'The Day' by David Lang, Maya Beiser, Wendy Whelan, Lucinda Childs

'The Day' by David Lang, Maya Beiser, Wendy Whelan, Lucinda Childs
© Image by Hayim Heron, courtesy of Jacob's Pillow
Beiser is a strong but not melodramatic presence who lets Lang's music sing and cry and speak with clarity and passion. Whelan's refreshingly unmannered dancing — a clean, disciplined, service-to-the-steps beauty — is as present as ever.
— Janine Parker, The Boston Globe 

A collaboration among legends, The Day is a new work by Pulitzer Prize-winning composer David Lang, world-renowned cellist Maya Beiser, legendary dancer Wendy Whelan (widely considered one of the world's leading dancers, she spent 30 years as a principal dancer with New York City Ballet and originated numerous roles in new works by the world's most esteemed choreographers), and iconoclastic choreographer Lucinda Childs (a Commandeur in France's Ordre des Arts et des Lettres and 2018 inductee in Hall of Fame at the National Museum of Dance).

In its New York premiere at the Joyce Theater running October 22-27 2019, this momentous melding of multi-genre creative genius comes in an evening-long sensory exploration of two journeys — life and the eternal, post-mortal voyage of the soul. The Day is a bold and highly collaborative work that explores universal themes through the shared language of music and dance.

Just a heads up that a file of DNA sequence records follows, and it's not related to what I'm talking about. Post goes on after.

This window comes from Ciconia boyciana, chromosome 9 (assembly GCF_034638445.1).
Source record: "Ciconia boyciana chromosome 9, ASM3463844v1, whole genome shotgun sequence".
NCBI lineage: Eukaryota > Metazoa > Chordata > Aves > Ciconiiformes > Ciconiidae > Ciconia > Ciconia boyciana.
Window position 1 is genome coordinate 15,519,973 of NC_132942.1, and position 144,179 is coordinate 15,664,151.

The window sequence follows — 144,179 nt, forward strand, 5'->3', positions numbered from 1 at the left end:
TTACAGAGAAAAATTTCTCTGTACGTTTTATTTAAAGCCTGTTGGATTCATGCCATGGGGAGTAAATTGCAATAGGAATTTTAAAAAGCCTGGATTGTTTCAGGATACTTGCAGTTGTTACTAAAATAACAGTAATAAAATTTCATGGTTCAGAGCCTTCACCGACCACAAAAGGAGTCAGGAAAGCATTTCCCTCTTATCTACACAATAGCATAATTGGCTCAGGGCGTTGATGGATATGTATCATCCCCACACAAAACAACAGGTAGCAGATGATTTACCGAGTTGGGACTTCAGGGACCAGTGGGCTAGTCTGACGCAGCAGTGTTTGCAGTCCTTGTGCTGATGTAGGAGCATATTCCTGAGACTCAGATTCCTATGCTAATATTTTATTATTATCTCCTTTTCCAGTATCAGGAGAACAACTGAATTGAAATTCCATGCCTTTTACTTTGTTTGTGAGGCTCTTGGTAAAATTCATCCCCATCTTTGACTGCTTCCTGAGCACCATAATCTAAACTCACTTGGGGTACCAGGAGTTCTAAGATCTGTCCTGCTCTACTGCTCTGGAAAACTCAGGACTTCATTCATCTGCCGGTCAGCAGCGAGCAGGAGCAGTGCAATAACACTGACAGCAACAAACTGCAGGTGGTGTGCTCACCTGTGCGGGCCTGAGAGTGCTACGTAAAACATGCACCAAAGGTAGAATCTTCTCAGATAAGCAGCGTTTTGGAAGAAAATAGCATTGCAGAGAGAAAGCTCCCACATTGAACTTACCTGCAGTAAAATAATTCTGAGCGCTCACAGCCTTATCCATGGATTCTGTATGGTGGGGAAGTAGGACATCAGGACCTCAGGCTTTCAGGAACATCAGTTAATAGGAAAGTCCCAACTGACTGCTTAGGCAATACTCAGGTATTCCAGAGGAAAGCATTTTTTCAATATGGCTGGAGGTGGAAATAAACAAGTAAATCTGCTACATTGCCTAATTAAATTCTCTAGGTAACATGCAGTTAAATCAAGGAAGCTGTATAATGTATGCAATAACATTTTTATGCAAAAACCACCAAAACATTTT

The creative team includes: scenic design by Sara Brown, sound design by David Cook, projection design by Joshua Higgason, and lighting design by Natasha Katz (Alice in Wonderland and The Winter's Tale by Joby Talbot).

The New York premiere is part of the production's international tour, including ICA Boston (July 21 2019), UCLA (October 18-19), Lafayette College (November 6), The Kennedy Center (December 6-7), and Théâtre de la Ville Paris (January 24-February 6 2020).

Composer Note
A cellist and her voice become separated from each other, and they struggle to reunite in a post-apocalyptic spiritual environment. world to come is a kind of prayer — introspective and highly personal. It is a meditation on hope and hopelessness, asking fundamental questions about the death and life of the soul. — David Lang

New York Tickets
Joyce Theater, October 22-27

Childs, Whelan, and Beiser in conversation with Jacob's Pillow Scholar-in-Residence Maura Keefe

Essay on Whelan from Women in Dance

Album on Spotify

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